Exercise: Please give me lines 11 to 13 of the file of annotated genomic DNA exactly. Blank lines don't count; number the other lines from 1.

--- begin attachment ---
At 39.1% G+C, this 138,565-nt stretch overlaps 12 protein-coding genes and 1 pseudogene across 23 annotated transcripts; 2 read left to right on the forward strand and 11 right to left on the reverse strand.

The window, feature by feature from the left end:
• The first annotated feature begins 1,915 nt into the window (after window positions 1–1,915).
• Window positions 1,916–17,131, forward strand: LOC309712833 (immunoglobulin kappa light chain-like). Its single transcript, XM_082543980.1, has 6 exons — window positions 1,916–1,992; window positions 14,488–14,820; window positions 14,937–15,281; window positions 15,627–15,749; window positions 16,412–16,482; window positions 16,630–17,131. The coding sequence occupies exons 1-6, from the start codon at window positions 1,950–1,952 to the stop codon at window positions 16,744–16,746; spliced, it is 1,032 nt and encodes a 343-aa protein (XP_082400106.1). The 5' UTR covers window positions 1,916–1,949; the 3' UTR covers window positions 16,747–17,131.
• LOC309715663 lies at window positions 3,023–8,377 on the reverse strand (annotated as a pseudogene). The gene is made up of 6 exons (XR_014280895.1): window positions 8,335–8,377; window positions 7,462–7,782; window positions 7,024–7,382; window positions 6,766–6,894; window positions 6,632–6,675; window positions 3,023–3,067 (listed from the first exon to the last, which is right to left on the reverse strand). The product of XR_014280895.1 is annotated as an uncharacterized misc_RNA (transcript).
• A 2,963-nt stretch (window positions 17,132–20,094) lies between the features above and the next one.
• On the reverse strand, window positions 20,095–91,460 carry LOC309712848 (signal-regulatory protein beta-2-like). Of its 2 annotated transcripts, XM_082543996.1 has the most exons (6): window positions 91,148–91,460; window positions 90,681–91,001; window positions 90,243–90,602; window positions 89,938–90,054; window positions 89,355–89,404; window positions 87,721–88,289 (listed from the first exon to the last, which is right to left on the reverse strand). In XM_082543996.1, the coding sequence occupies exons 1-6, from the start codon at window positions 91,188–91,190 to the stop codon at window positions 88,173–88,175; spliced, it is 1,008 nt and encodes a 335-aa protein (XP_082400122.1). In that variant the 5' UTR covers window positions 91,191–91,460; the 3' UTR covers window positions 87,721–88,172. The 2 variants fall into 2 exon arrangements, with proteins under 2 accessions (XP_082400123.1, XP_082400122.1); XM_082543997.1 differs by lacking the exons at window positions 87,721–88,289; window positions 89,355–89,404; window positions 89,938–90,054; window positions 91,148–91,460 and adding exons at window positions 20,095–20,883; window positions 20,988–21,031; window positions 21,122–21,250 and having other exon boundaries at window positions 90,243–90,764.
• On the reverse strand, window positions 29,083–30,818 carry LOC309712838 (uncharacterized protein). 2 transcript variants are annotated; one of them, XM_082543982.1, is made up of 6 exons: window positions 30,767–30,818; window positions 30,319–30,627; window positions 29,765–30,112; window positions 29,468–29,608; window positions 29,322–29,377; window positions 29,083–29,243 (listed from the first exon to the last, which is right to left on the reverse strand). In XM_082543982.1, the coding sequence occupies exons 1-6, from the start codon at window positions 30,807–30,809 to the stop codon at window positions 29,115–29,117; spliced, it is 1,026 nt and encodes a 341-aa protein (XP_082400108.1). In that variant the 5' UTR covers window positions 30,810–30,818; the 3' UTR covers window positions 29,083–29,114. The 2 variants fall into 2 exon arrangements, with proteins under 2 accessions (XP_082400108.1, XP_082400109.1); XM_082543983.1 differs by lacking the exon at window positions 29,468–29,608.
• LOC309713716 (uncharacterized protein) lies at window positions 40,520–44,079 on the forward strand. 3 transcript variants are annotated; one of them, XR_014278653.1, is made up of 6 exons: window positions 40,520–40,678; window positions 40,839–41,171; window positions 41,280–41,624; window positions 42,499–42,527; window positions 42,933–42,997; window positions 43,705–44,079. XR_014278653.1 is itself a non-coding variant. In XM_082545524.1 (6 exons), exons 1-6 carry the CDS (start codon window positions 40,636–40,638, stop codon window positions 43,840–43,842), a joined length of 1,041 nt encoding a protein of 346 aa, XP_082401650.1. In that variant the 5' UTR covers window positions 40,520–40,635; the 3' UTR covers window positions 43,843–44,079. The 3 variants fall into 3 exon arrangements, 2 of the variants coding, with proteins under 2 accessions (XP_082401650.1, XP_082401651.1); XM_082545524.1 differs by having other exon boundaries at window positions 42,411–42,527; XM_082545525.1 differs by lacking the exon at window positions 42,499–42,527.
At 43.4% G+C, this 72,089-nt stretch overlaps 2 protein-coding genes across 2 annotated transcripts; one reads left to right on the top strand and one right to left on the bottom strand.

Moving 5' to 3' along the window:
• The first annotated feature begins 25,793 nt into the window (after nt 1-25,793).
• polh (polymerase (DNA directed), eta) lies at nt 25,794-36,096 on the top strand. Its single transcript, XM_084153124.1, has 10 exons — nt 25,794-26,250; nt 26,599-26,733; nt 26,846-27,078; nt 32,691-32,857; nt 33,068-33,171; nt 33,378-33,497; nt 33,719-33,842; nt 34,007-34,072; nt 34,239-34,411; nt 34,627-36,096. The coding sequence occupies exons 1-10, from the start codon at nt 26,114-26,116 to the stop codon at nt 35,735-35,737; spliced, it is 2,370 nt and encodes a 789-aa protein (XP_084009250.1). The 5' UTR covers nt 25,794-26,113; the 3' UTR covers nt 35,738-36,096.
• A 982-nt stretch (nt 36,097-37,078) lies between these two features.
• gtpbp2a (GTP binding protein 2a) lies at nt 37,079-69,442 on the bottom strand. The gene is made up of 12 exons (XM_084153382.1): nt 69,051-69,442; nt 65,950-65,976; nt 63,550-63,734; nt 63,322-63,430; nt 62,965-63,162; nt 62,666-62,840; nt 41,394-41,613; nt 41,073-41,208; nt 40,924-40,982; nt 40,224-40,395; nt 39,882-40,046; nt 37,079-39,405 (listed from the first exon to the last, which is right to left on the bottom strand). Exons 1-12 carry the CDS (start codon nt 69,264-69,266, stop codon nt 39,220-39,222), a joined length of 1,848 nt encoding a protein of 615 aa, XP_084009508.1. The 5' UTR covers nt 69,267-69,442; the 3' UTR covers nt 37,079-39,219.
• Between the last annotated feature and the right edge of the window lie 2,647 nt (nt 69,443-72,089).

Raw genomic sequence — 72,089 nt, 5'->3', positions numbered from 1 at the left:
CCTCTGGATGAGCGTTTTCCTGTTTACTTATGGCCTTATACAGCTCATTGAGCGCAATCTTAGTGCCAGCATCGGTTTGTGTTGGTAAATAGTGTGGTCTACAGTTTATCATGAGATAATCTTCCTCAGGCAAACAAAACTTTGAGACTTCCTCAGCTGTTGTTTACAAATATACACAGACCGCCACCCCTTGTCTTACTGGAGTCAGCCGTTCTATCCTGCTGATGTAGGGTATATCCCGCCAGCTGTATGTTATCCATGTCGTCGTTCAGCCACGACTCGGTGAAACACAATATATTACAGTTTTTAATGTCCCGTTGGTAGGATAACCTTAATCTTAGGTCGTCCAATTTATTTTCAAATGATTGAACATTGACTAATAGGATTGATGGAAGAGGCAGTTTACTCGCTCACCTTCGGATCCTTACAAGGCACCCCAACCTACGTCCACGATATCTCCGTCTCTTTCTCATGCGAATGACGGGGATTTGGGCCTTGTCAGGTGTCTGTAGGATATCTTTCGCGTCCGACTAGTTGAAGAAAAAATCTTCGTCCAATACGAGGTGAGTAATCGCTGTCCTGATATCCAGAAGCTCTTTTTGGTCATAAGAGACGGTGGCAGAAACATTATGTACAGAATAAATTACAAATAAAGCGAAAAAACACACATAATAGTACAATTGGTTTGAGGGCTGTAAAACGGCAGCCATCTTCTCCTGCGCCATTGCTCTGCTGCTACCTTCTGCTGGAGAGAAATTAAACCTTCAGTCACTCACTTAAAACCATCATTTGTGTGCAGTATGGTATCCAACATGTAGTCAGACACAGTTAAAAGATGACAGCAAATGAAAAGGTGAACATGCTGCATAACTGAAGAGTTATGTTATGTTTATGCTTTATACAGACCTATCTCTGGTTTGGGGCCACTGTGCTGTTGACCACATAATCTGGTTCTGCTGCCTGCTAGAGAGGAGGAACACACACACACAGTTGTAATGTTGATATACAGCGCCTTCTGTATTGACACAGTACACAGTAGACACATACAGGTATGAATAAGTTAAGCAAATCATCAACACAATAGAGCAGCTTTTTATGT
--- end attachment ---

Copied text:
Moving 5' to 3' along the window:
• The first annotated feature begins 25,793 nt into the window (after nt 1-25,793).
• polh (polymerase (DNA directed), eta) lies at nt 25,794-36,096 on the top strand. Its single transcript, XM_084153124.1, has 10 exons — nt 25,794-26,250; nt 26,599-26,733; nt 26,846-27,078; nt 32,691-32,857; nt 33,068-33,171; nt 33,378-33,497; nt 33,719-33,842; nt 34,007-34,072; nt 34,239-34,411; nt 34,627-36,096. The coding sequence occupies exons 1-10, from the start codon at nt 26,114-26,116 to the stop codon at nt 35,735-35,737; spliced, it is 2,370 nt and encodes a 789-aa protein (XP_084009250.1). The 5' UTR covers nt 25,794-26,113; the 3' UTR covers nt 35,738-36,096.